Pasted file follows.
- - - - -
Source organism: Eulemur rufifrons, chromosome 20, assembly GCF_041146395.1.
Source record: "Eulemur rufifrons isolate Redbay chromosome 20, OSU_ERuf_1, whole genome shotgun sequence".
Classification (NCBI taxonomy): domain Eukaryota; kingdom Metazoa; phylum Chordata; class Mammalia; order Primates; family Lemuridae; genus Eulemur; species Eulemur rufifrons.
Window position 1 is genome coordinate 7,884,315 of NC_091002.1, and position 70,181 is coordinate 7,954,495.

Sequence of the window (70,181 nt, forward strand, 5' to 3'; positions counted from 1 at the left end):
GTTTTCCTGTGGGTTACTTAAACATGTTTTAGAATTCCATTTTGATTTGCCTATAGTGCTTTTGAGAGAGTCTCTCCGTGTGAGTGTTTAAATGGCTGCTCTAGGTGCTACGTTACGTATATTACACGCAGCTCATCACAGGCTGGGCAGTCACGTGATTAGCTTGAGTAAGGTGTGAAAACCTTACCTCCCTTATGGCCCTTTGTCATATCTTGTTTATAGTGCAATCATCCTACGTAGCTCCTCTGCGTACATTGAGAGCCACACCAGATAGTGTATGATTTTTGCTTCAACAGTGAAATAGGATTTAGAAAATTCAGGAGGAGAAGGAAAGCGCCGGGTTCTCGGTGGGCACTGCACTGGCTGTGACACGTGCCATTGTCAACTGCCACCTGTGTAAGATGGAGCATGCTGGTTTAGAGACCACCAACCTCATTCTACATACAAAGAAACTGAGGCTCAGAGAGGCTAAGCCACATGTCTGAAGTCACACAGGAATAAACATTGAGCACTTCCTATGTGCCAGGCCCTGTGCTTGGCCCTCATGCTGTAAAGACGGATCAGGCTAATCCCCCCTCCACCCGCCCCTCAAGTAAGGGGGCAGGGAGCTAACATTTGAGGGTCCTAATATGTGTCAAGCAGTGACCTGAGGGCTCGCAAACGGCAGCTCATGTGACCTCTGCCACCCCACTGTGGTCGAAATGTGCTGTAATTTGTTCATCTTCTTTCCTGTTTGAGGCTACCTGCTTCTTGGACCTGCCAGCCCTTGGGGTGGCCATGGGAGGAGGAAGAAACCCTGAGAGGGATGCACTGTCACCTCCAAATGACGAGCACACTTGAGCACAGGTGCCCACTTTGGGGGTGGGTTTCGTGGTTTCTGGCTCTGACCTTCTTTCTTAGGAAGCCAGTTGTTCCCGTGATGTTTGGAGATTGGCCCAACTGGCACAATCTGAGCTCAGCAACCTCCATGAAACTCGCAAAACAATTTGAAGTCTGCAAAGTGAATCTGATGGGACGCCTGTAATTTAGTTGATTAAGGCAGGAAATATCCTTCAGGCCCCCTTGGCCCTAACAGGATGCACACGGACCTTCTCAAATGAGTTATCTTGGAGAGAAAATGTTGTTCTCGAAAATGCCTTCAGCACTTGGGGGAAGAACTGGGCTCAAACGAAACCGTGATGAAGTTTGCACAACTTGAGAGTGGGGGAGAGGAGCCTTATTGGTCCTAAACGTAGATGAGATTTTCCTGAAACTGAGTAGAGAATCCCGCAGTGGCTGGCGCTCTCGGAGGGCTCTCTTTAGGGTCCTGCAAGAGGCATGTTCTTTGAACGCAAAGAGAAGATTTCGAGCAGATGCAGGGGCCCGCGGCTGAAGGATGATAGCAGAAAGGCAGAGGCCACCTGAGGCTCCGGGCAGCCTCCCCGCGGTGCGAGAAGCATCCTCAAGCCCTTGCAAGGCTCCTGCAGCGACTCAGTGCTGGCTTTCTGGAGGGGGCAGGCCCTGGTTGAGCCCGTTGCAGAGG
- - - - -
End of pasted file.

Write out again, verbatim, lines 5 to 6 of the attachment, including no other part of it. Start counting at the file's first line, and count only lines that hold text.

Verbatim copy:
Sequence of the window (70,181 nt, forward strand, 5' to 3'; positions counted from 1 at the left end):
GTTTTCCTGTGGGTTACTTAAACATGTTTTAGAATTCCATTTTGATTTGCCTATAGTGCTTTTGAGAGAGTCTCTCCGTGTGAGTGTTTAAATGGCTGCTCTAGGTGCTACGTTACGTATATTACACGCAGCTCATCACAGGCTGGGCAGTCACGTGATTAGCTTGAGTAAGGTGTGAAAACCTTACCTCCCTTATGGCCCTTTGTCATATCTTGTTTATAGTGCAATCATCCTACGTAGCTCCTCTGCGTACATTGAGAGCCACACCAGATAGTGTATGATTTTTGCTTCAACAGTGAAATAGGATTTAGAAAATTCAGGAGGAGAAGGAAAGCGCCGGGTTCTCGGTGGGCACTGCACTGGCTGTGACACGTGCCATTGTCAACTGCCACCTGTGTAAGATGGAGCATGCTGGTTTAGAGACCACCAACCTCATTCTACATACAAAGAAACTGAGGCTCAGAGAGGCTAAGCCACATGTCTGAAGTCACACAGGAATAAACATTGAGCACTTCCTATGTGCCAGGCCCTGTGCTTGGCCCTCATGCTGTAAAGACGGATCAGGCTAATCCCCCCTCCACCCGCCCCTCAAGTAAGGGGGCAGGGAGCTAACATTTGAGGGTCCTAATATGTGTCAAGCAGTGACCTGAGGGCTCGCAAACGGCAGCTCATGTGACCTCTGCCACCCCACTGTGGTCGAAATGTGCTGTAATTTGTTCATCTTCTTTCCTGTTTGAGGCTACCTGCTTCTTGGACCTGCCAGCCCTTGGGGTGGCCATGGGAGGAGGAAGAAACCCTGAGAGGGATGCACTGTCACCTCCAAATGACGAGCACACTTGAGCACAGGTGCCCACTTTGGGGGTGGGTTTCGTGGTTTCTGGCTCTGACCTTCTTTCTTAGGAAGCCAGTTGTTCCCGTGATGTTTGGAGATTGGCCCAACTGGCACAATCTGAGCTCAGCAACCTCCATGAAACTCGCAAAACAATTTGAAGTCTGCAAAGTGAATCTGATGGGACGCCTGTAATTTAGTTGATTAAGGCAGGAAATATCCTTCAGGCCCCCTTGGCCCTAACAGGATGCACACGGACCTTCTCAAATGAGTTATCTTGGAGAGAAAATGTTGTTCTCGAAAATGCCTTCAGCACTTGGGGGAAGAACTGGGCTCAAACGAAACCGTGATGAAGTTTGCACAACTTGAGAGTGGGGGAGAGGAGCCTTATTGGTCCTAAACGTAGATGAGATTTTCCTGAAACTGAGTAGAGAATCCCGCAGTGGCTGGCGCTCTCGGAGGGCTCTCTTTAGGGTCCTGCAAGAGGCATGTTCTTTGAACGCAAAGAGAAGATTTCGAGCAGATGCAGGGGCCCGCGGCTGAAGGATGATAGCAGAAAGGCAGAGGCCACCTGAGGCTCCGGGCAGCCTCCCCGCGGTGCGAGAAGCATCCTCAAGCCCTTGCAAGGCTCCTGCAGCGACTCAGTGCTGGCTTTCTGGAGGGGGCAGGCCCTGGTTGAGCCCGTTGCAGAGG